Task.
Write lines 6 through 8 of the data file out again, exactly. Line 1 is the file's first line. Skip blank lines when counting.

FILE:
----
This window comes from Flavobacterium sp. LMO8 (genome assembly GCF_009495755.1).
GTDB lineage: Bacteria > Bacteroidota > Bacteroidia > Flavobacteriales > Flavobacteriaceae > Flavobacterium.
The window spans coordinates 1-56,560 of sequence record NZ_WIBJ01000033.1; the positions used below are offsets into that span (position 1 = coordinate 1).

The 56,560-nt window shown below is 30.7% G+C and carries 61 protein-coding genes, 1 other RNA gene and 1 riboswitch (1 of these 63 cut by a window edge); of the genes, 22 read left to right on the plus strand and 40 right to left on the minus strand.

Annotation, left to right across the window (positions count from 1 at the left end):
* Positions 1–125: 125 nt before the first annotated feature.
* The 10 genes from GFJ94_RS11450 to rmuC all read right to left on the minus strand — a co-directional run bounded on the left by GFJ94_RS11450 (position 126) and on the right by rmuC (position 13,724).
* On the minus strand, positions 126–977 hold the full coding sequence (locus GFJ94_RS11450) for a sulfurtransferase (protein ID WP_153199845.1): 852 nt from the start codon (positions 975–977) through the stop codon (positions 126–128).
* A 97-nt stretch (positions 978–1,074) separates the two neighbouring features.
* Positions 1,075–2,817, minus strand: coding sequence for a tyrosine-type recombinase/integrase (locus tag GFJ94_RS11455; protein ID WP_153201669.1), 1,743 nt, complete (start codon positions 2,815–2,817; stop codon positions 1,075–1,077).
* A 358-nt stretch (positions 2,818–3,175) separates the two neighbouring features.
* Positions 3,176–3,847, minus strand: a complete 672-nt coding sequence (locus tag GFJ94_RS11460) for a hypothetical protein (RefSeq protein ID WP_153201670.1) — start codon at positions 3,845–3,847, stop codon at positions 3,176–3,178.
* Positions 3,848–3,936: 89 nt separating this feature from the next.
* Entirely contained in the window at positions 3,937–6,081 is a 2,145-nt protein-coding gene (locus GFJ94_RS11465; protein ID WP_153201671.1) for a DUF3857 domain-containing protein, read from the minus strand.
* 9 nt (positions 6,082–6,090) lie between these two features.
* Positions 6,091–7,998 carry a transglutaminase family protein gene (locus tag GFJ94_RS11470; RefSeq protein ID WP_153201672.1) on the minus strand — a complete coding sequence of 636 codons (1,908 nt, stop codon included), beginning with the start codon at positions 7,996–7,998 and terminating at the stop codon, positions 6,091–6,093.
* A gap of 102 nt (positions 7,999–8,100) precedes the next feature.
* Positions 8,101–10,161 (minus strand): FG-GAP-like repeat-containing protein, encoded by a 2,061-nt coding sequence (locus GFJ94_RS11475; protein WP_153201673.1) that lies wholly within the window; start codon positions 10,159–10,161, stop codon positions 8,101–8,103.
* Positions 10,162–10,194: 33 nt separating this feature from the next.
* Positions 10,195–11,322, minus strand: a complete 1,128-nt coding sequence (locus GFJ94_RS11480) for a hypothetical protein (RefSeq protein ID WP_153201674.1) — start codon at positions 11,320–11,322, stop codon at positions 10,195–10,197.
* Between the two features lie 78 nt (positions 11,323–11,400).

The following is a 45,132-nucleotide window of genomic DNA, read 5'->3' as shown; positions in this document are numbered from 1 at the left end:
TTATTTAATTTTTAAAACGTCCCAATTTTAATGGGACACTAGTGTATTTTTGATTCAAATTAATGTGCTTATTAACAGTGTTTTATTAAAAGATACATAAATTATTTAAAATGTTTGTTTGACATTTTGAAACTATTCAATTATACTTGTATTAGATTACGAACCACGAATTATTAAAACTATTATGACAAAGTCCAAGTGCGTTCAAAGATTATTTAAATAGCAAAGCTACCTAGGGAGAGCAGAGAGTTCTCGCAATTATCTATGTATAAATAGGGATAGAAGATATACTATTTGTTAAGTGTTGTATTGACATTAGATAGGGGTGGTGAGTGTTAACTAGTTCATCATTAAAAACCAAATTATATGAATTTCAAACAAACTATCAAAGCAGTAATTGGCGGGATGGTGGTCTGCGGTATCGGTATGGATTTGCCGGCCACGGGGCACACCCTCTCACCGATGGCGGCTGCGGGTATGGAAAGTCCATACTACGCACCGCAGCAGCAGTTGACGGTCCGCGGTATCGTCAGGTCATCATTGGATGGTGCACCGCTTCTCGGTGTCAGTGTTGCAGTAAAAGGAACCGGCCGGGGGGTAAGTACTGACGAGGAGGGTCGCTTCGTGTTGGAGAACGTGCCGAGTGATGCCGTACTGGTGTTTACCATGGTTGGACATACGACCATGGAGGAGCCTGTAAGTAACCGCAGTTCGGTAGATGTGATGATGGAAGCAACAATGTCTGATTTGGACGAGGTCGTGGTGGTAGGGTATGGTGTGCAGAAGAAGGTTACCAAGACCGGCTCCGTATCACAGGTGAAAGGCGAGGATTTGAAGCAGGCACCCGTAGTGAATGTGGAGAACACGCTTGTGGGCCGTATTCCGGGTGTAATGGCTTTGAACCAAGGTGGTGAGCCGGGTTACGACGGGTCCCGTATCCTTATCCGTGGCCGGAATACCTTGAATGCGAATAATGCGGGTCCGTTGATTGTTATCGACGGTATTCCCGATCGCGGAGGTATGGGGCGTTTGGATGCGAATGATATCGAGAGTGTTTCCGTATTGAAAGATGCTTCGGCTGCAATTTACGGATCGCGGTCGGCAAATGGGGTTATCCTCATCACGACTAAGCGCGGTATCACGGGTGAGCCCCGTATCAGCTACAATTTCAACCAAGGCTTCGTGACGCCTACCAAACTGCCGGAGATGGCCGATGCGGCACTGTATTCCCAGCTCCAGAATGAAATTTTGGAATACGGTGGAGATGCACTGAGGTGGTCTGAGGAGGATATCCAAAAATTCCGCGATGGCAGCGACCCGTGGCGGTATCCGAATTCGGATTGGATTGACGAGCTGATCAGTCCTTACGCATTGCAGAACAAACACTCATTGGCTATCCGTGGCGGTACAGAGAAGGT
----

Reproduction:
* Positions 1–125: 125 nt before the first annotated feature.
* The 10 genes from GFJ94_RS11450 to rmuC all read right to left on the minus strand — a co-directional run bounded on the left by GFJ94_RS11450 (position 126) and on the right by rmuC (position 13,724).
* On the minus strand, positions 126–977 hold the full coding sequence (locus GFJ94_RS11450) for a sulfurtransferase (protein ID WP_153199845.1): 852 nt from the start codon (positions 975–977) through the stop codon (positions 126–128).